A Militarily Limited Coalition

For weeks, the Bush administration has claimed it has many partners in its anti-Iraq “coalition of the willing.” But until recently it repeatedly declined to name those on the list or to indicate the contribution each is making to the effort.

This reluctance is understandable on many counts. Some governments are wary of the adverse reaction that might manifest itself among their peoples from any revelation of significant support for the U.S. war effort. By not showing its hand, Washington has been able to maintain psychological pressure on undecided states who will want to be counted as part of the winning team once the fighting stops. And just possibly, the White House might be embarrassed by the paucity of militarily significant support from its coalition partners.

The Washington-based Institute for Policy Studies (IPS) noted in a late February, 2003 report that Deputy Secretary of State Richard Armitage claimed that 21 countries had granted access rights and another 20 overflight rights. Culling through world media reports, IPS identified 34 of these 41 countries, which they listed in their report, Coalition of the Willing or Coalition of the Coerced?

On Tuesday March 18th, the State Department released a list of 30 countries willing to be named as part of the coalition, and claimed the support of “another 15 or so.” Those named were: Afghanistan, Albania, Australia, Azerbaijan, Colombia, the Czech Republic, Denmark, El Salvador, Eritrea, Estonia, Ethiopia, Georgia, Hungary, Iceland, Italy, Japan, Korea, Latvia, Lithuania, Macedonia, the Netherlands, Nicaragua, the Philippines, Poland, Romania, Slovakia, Spain, Turkey, the United Kingdom, and Uzbekistan.

The countries named by the State Department that are not on the list compiled by IPS are: Afghanistan, Colombia, El Salvador, Eritrea, Iceland, South Korea, the Netherlands, Nicaragua, and Uzbekistan. These nine, together with the IPS-identified 34, total 43 countries. Germany, which reportedly has sent a small support detachment to the Gulf, would be the 44th coalition participant.

Forty-four of the world’s 197 countries is more than 20%, a not totally inconsequential number. But in the absence of substantial troop commitments, geography comes in to play as a determinant of the significance of any “contribution” to the coalition. And with diplomacy declared dead by the White House, all that counts now is what a country adds militarily.

None of the new nine are believed to be sending troop units; indeed, two–Afghanistan and Colombia–have major internal security problems, Eritrea has just emerged from a devastating war with Ethiopia, and South Korea is confronting a suddenly very belligerent North Korea. Moreover, all of the new nine lie outside transit zones for U.S. forces heading to the Gulf.

Only two countries have committed forces in any number: Great Britain (40,000) and Australia (2,000). The Czech Republic and Bulgaria have sent chemical and biological defense units of about 150 personnel each, although when given the opportunity to return home, some Czech troops opted to do just that.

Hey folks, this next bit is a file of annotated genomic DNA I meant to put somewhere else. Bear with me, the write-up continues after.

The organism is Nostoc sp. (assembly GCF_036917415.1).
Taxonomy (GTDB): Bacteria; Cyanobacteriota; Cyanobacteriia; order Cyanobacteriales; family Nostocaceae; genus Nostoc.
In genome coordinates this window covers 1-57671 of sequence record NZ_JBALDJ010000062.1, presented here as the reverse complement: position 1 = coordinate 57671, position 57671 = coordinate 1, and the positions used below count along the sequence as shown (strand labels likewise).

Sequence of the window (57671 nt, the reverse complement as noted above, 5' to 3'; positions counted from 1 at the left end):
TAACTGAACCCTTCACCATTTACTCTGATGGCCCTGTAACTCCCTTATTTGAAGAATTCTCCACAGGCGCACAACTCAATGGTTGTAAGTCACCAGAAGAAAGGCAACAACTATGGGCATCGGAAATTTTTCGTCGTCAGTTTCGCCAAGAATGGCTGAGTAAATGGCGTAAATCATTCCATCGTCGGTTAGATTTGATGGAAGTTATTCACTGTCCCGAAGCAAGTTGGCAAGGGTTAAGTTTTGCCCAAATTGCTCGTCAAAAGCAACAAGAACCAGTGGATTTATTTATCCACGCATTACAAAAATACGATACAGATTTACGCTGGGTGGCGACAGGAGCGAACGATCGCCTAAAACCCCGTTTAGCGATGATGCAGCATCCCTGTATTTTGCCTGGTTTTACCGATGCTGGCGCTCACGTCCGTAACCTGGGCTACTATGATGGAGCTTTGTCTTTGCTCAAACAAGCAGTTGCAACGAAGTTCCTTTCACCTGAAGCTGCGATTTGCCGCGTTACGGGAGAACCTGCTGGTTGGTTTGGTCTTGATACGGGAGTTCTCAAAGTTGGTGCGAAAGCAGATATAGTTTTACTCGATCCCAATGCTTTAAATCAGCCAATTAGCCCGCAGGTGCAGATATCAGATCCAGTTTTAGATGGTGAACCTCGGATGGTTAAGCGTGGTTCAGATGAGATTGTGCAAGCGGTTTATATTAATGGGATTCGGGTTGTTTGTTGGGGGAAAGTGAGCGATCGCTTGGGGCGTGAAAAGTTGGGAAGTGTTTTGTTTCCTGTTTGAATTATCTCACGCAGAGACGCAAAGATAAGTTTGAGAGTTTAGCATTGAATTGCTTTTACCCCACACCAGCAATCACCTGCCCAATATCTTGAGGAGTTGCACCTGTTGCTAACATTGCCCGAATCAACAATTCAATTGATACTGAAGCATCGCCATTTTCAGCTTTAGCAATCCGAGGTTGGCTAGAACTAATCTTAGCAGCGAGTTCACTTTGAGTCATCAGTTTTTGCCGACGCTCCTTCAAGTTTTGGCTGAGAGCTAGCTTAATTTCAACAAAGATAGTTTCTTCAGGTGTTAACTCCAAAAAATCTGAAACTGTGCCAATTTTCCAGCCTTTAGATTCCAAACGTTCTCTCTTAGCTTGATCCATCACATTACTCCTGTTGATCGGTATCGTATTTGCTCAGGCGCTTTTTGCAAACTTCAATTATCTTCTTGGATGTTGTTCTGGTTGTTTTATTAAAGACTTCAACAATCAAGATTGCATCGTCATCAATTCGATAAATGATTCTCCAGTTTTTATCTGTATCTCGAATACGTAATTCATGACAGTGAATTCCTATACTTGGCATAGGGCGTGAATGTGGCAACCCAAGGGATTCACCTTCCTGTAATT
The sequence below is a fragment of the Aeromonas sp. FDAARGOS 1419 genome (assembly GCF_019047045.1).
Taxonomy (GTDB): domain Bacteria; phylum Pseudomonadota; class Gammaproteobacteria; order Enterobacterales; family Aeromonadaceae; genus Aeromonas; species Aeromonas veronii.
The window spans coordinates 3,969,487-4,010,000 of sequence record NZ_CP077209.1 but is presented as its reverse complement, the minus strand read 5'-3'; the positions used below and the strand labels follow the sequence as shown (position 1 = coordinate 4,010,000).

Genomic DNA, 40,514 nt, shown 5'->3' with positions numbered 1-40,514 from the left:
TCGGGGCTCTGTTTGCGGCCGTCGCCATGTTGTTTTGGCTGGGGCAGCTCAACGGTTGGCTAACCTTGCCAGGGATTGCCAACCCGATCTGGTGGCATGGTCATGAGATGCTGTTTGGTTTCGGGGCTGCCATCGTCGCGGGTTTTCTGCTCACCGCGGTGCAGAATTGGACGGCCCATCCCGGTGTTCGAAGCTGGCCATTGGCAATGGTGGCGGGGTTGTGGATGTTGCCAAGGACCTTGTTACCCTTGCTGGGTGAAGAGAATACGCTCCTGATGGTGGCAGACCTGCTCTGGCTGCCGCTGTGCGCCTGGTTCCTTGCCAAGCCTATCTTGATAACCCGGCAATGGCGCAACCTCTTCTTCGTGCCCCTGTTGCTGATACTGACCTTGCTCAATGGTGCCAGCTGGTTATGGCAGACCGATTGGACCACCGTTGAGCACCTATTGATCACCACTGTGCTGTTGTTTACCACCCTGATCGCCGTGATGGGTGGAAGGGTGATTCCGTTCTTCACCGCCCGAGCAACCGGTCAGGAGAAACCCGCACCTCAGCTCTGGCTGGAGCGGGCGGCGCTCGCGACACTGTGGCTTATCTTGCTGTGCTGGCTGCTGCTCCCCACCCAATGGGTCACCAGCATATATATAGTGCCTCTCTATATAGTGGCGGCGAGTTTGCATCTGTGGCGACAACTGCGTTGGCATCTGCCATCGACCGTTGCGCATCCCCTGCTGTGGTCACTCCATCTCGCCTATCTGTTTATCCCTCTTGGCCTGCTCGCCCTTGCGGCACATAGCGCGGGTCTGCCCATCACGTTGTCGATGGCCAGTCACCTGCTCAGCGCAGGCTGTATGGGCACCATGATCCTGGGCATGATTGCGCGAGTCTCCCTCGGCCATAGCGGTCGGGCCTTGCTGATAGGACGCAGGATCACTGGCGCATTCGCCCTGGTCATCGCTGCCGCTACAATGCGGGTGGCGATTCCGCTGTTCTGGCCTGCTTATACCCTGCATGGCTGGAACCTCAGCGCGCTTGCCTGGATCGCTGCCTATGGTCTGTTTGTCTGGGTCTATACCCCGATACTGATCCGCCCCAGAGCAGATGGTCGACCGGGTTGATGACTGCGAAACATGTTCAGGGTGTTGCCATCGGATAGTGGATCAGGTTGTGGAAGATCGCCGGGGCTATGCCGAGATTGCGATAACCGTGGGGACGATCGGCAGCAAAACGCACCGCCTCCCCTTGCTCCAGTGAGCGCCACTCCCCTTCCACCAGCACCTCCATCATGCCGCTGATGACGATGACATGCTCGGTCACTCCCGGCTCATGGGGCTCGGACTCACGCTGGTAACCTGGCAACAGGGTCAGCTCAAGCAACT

All the Gulf Cooperation Council countries–Kuwait, Bahrain, Saudi Arabia, United Arab Emirates, Qatar, Oman–either host U.S. forces or have allowed pre-positioning of equipment.

Turkey’s stance may be shifting from refusing to permit U.S. ground troops to transit its territory to launch a northern front against Iraq. But what the Bush administration really wants is overflight rights. Otherwise, to reach Iraq from the Mediterranean Sea, planes and missiles would have to transit Israeli (which might be a further inducement to Saddam Hussein to attack Israel) and Jordanian airspace. Jordan is already, though nervously, allowing U.S. Special Forces to operate from its territory.

The NATO allies are a mixed lot. Contributions from Britain, the Czech Republic, and Bulgaria have been noted, as has Turkey’s current indecision. Spain has en route naval and air bases that transiting U.S. forces could use, but along with Portugal, Madrid has declined to commit troops.

Many other NATO countries and candidate countries identified as coalition partners are not known to be troop contributors and are geographically remote from the routes used to flow troops and materiel into the Eastern Mediterranean and the Gulf. Thus their contributions would be militarily insignificant. These countries include: Denmark, Estonia, Hungary, Latvia, Lithuania, Poland, Romania, and Slovakia.

Citing its status as a neutral, Austria barred both land transit and use of its airspace to U.S. troops wanting to move from Germany to Italy for embarkation to the war zone. This effectively removed Italy, a strong U.S. supporter, from any meaningful contribution (it, like Spain, offered no military forces), although it will obviously not restrict deployment of the 173rd Airborne Brigade from Vincenza. Austria’s move, together with Greece’s opposition to the war, geographically boxed NATO candidate countries Croatia and Slovenia–as well as the former Yugoslavia Republic of Macedonia and Albania–from any role in helping to transit U.S. forces based in Germany.

Finally, there are the (again) geographically removed Central and East Asian countries–Armenia, Azerbaijan, Georgia, Japan, Philippines.

In sum, from information available as of mid-March, the type of military support that can be expected from the 44 countries on the combined list are:

  • troop unit contributors: 5
  • bases/transit facilities 12 (including Italy and Turkey)
  • no significant military contribution: 27

Suddenly, the world-wide “coalition of the willing” doesn’t seem so large or so global.